Asthmatic Kitty Records

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Jookabox

Dead Zone Boys

Catalog: AKR062 • Cover Art: David Stith
Release date: November 3, 2009
  • CD $$10.00
  • LP $$14.00

The bone-on-bone drumbeat that opens Dead Zone Boys pounds the sound of living death, creeping forward, maw open wide. The beat is serving notice: you are about to be consumed.

Dead Zone Boys, the third album from Jookabox (Indianapolis-born David “Moose” Adamson and Co.), is love story meets psychedelic zombie-musical. The zombie part came easy: Moose grew up on the east side of Indianapolis in the 90s, an area plagued by constant recession, pandemic homicide, and racial tension. A few strong tribes chose to stay in the area despite constant warnings from fleeing acquaintances. It was this frantic energy and violence that infused itself into the Jookabox experience. Since then, the area struggles to revitalize and Adamson’s musical interests and excursions have crystallized into a startlingly singular and eclectic songwriting strategy. One thing is certain here: if vacant strip malls occupied only by shitdragged liquor stores and fluorescent check cashing joints are foreign to you, then Dead Zone Boys will be your guidebook, Jookabox your tour guide. This is more evident now than ever on what is sure to become a cult classic.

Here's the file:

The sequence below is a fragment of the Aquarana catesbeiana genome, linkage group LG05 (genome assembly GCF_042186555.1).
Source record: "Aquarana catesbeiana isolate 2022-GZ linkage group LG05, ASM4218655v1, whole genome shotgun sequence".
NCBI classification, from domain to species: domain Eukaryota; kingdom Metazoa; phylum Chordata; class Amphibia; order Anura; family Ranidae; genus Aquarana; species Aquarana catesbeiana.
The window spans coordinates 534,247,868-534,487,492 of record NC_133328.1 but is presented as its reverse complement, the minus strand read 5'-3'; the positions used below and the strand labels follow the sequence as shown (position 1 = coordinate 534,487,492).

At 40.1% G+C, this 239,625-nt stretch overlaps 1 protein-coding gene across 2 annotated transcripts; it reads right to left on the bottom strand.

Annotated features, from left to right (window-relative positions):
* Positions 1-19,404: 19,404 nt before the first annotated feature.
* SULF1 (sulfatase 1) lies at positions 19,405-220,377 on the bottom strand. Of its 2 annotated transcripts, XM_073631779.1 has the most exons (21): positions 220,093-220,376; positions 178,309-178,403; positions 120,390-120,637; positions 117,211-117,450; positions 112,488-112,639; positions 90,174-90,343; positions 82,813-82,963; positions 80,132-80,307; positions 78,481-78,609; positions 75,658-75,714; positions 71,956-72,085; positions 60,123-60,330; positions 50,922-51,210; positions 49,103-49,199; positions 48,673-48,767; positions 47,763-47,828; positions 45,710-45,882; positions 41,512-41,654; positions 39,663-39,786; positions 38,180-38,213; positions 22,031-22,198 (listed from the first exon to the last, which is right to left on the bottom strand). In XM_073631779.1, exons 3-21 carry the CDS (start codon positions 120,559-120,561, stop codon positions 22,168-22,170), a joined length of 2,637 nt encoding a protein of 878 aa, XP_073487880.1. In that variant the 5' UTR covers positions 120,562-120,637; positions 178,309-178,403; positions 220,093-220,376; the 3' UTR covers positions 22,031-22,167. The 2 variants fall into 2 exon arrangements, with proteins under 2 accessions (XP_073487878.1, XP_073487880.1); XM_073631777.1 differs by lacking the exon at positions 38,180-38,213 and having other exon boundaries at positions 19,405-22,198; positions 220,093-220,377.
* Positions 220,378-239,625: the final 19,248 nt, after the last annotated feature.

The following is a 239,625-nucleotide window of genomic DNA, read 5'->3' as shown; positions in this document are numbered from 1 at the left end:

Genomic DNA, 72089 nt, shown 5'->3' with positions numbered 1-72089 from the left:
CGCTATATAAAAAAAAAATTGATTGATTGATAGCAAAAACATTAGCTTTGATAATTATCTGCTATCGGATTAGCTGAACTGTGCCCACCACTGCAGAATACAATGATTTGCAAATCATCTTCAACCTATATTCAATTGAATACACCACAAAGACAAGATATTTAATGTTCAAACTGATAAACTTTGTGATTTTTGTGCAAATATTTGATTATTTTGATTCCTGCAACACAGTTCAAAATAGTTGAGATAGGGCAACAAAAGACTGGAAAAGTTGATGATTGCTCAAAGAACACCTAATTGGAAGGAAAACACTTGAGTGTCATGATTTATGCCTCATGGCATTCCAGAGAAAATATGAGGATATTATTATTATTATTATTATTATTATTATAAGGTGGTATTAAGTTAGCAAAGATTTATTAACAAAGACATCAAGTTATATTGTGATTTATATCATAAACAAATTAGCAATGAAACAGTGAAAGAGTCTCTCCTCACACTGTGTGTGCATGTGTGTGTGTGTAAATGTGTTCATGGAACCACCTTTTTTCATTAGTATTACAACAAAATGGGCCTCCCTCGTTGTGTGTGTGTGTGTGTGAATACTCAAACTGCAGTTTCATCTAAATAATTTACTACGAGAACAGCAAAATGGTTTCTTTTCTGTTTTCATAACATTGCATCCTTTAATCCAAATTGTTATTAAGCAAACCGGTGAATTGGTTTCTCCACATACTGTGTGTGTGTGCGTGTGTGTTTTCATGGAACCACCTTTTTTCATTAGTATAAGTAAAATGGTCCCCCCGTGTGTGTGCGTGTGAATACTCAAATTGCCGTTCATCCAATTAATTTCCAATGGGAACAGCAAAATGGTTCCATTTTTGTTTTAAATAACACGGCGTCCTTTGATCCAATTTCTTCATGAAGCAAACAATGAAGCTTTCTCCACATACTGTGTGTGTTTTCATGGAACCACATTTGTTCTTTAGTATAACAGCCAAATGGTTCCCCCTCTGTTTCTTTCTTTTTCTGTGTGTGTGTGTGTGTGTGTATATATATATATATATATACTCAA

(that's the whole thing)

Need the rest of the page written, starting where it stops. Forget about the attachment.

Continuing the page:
Jookabox’s debut record, Scientific Cricket, sampled a kind of primordial blues sound, children’s sidewalk-chalk rhymes and Appalachian folk. Sophomore follow-up Ropechain pinwheeled like a kaleidoscope through old-time spirituals, punk, and club music hip-hop, blending these disparate elements into a cohesive and unique synthesis. Thematically both albums have dealt extensively with the paranormal, race, and madness. Last year after wrapping up Ropechain, the genre-warping Jookabox lost a Grampall (after a haunting vision), and regrouped, gaining a second member/drummer, Ostry Okerson. This year Jookabox absorbed two-fifths of Indianapolis’ psych-pop ringleaders, Everthus the Deadbeats. Led by the stalwart Moose, this new band delivers a tightly realized live show and album replete with nods to early Ween, Black Sabbath, and fellow Indiana native, the King of Pop.

Dead Zone Boys is an infectious soundtrack to humanity’s last stand against decay and the dead. One hand with mic and the other a shotgun, Jookabox pushes through as troubador and protagonist to free the decayed city and its few outposed survivors of the fear of death. He is our protector, no need to lose hope.